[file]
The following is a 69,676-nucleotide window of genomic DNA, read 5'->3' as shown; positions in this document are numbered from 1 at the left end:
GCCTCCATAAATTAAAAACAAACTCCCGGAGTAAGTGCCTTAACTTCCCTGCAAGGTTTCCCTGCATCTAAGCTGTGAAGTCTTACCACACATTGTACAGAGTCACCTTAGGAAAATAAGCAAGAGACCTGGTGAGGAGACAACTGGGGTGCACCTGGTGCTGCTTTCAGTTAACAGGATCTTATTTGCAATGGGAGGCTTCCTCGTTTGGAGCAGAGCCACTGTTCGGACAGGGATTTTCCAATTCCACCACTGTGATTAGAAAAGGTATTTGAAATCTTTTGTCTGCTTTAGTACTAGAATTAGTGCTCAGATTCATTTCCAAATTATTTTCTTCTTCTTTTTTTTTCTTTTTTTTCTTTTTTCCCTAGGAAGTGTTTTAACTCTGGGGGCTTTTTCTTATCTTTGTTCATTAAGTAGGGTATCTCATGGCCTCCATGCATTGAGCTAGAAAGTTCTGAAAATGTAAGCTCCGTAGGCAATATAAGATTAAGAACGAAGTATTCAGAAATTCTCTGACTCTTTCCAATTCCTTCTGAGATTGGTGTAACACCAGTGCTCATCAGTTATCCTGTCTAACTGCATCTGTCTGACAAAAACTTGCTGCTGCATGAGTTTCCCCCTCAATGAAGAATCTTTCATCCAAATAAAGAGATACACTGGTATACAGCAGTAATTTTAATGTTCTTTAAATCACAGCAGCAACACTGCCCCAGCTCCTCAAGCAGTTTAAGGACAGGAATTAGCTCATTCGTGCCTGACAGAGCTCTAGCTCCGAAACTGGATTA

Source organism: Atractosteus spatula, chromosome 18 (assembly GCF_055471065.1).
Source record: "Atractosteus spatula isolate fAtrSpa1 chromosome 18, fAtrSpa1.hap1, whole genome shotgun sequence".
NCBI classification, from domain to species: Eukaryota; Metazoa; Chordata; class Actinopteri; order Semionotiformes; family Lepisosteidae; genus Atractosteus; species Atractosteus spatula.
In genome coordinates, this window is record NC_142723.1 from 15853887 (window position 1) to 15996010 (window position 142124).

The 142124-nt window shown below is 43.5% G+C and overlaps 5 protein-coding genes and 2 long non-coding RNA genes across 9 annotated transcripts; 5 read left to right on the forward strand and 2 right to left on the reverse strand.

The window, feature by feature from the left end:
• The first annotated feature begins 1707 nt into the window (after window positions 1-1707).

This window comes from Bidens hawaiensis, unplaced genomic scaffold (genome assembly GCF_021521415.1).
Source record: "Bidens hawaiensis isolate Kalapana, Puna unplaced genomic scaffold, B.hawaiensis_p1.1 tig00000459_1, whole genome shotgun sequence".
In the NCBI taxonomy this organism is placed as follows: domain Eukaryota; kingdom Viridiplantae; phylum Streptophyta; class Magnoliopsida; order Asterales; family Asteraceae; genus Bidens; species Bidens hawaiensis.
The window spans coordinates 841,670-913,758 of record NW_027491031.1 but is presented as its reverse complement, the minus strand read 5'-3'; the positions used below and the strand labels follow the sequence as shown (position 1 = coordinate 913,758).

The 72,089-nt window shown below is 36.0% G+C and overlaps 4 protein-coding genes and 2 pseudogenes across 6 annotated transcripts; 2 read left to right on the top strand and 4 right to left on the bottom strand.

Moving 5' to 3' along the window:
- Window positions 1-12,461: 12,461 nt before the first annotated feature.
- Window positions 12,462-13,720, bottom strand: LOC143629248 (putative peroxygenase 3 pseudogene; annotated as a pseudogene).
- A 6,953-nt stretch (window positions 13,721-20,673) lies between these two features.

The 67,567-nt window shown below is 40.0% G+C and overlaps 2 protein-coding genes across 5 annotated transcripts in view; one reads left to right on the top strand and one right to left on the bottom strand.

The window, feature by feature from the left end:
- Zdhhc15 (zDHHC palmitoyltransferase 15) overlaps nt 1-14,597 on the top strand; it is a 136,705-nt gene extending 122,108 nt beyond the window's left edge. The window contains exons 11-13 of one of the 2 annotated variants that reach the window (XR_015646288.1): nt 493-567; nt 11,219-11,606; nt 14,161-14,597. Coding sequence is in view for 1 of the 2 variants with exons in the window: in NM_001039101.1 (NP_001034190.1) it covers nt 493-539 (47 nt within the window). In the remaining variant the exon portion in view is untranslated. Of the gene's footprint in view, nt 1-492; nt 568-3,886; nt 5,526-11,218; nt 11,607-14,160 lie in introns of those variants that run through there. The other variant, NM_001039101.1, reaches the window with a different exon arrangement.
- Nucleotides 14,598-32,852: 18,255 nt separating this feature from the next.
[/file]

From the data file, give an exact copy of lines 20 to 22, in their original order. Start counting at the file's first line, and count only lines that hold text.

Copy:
The window, feature by feature from the left end:
- Zdhhc15 (zDHHC palmitoyltransferase 15) overlaps nt 1-14,597 on the top strand; it is a 136,705-nt gene extending 122,108 nt beyond the window's left edge. The window contains exons 11-13 of one of the 2 annotated variants that reach the window (XR_015646288.1): nt 493-567; nt 11,219-11,606; nt 14,161-14,597. Coding sequence is in view for 1 of the 2 variants with exons in the window: in NM_001039101.1 (NP_001034190.1) it covers nt 493-539 (47 nt within the window). In the remaining variant the exon portion in view is untranslated. Of the gene's footprint in view, nt 1-492; nt 568-3,886; nt 5,526-11,218; nt 11,607-14,160 lie in introns of those variants that run through there. The other variant, NM_001039101.1, reaches the window with a different exon arrangement.
- Nucleotides 14,598-32,852: 18,255 nt separating this feature from the next.